Local Sheriff’s Office reports skiers, sledders triggering 911 calls with abrupt stops

While technology can be a good thing, it can also cause issues.

The new iPhone 14 has built-in-crash-detection, which has caused the phone to believe skiers going down a hill at a high rate of speed have been in a severe car accident, triggering a call to 911.

The Walworth County Sheriff’s Office has received several of these calls, the department said in a news release issued this week.

The sheriff’s office has issued information to try to prevent these false 911 calls, alerting the public to ways to turn off the notification system.

According to the release: The iPhone 14 (and Apple Watch Series 8, SE, and Ultra) has a built-in crash-detection feature that automatically calls 911 if you suddenly stop moving.

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The technology is intended to detect severe car crashes. However, the Walworth County 911 Dispatch Center has received several crash-detection calls related to sudden stops or wipe-outs while skiing or sledding at Alpine Valley in East Troy and Grand Geneva, just outside Lake Geneva.

Here’s how it works: The new feature has sensors trained on the impact experienced with simulated car crashes. If the sensors think you’ve been in an accident, your iPhone will vibrate, prompt you with an audible alert, and then call 911 if you don’t dismiss it within 20 seconds. When it calls 911, it plays an audio message that alerts authorities you’ve been in a crash along with your location.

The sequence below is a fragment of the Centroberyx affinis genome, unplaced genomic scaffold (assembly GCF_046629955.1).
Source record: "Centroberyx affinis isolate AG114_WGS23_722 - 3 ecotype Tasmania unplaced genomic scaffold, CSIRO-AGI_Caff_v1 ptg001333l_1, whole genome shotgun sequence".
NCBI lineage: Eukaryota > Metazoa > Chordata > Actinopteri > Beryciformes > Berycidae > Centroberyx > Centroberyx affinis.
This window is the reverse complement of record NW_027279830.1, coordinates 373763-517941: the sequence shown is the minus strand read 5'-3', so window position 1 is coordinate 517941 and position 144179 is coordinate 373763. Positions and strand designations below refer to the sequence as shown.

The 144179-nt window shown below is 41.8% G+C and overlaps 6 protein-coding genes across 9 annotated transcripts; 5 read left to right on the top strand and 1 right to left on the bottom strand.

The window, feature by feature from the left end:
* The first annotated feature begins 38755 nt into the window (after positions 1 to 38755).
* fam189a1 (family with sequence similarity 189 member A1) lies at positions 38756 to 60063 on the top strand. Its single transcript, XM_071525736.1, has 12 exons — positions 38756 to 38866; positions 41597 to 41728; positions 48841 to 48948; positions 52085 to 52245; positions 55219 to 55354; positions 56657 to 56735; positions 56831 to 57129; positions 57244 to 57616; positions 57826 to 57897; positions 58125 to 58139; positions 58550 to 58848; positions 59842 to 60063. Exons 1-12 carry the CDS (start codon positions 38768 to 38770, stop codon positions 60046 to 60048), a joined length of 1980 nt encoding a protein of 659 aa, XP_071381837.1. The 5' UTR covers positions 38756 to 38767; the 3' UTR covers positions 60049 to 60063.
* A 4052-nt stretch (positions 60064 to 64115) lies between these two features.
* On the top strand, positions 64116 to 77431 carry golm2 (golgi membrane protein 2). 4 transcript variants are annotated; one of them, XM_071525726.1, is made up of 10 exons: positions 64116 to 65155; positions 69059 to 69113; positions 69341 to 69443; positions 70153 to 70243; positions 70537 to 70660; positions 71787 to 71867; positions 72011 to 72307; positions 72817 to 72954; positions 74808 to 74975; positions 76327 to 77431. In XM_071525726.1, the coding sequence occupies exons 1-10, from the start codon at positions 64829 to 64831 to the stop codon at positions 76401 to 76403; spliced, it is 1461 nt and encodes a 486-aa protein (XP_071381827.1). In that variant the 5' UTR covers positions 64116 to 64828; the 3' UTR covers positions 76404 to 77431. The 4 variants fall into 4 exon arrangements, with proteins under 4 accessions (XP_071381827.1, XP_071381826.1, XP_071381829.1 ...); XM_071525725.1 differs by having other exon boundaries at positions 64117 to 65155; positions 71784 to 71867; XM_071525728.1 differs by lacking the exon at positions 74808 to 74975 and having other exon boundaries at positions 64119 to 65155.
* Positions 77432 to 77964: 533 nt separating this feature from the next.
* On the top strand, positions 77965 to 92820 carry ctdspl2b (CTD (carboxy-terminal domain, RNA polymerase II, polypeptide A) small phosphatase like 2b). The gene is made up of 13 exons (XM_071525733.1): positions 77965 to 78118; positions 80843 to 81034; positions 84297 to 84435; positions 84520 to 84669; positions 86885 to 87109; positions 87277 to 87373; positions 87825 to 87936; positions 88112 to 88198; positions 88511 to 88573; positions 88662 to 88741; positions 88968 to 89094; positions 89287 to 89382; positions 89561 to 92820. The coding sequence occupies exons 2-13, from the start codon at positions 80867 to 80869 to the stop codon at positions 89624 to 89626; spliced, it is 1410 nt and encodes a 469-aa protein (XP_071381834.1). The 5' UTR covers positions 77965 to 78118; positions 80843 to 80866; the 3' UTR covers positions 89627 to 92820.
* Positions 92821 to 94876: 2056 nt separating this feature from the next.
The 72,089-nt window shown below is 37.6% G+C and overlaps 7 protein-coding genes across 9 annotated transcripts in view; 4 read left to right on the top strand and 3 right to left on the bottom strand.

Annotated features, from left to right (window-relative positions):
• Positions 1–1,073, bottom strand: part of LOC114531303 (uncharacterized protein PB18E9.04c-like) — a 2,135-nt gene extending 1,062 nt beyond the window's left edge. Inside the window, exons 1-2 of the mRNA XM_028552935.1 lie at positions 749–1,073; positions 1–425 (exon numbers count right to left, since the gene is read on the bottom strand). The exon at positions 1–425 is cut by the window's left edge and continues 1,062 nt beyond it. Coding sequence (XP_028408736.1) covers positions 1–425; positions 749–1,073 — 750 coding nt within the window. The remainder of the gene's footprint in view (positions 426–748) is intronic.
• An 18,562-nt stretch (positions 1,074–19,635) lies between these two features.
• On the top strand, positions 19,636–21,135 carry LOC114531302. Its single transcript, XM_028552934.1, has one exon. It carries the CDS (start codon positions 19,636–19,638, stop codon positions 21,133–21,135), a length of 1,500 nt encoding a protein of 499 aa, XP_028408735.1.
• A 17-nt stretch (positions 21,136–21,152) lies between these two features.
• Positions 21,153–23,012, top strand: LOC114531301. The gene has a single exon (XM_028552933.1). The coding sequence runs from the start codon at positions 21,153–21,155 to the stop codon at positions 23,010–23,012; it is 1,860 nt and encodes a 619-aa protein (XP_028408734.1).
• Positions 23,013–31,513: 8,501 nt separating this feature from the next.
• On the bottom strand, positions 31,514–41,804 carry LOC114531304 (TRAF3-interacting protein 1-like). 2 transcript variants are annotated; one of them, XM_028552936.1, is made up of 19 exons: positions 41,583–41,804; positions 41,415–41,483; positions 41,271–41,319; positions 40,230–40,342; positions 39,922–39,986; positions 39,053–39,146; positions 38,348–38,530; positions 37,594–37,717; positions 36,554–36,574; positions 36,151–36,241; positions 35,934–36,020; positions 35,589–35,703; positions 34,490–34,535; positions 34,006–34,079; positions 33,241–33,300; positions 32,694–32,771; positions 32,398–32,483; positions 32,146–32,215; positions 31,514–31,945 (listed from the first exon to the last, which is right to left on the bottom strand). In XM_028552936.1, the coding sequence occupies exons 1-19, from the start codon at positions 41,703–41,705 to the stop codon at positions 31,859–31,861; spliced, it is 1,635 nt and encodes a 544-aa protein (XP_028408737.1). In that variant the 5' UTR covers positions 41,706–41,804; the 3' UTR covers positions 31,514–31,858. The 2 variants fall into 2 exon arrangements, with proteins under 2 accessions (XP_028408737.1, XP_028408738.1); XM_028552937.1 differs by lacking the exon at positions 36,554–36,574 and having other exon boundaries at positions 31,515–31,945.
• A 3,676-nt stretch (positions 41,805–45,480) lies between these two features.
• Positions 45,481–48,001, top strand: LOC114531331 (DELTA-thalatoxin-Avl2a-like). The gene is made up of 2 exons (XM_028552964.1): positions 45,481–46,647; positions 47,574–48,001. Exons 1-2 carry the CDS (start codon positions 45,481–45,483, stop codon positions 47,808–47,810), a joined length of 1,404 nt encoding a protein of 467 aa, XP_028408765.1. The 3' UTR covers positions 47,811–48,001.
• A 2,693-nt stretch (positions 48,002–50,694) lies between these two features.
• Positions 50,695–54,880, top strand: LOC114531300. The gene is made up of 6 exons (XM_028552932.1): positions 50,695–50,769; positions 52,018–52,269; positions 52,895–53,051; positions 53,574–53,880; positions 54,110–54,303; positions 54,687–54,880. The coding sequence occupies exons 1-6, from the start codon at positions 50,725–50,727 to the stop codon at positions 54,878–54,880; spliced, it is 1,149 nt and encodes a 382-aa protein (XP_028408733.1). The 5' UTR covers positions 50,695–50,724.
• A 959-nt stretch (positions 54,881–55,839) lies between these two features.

The release advises that if your iPhone is equipped with this crash-detection feature, turn your phone on airplane mode when engaging in high-velocity activities such as skiing, sledding, or operating an ATV/UTV at a high rate of speed.

Alternatively, the crash-detection feature can also be disabled on your iPhone by following these steps:

  • Open the Settings app.
  • Tap Emergency SOS.
  • Turn off Call After Severe Crash.

But if the feature is not turned off and an emergency notification is made, the Walworth County Sheriff’s Office said, “Unless we can verify through human contact that there is not a problem, we will assume there is an emergency situation and dispatch the appropriate resources , including notifying Ski Patrol.”

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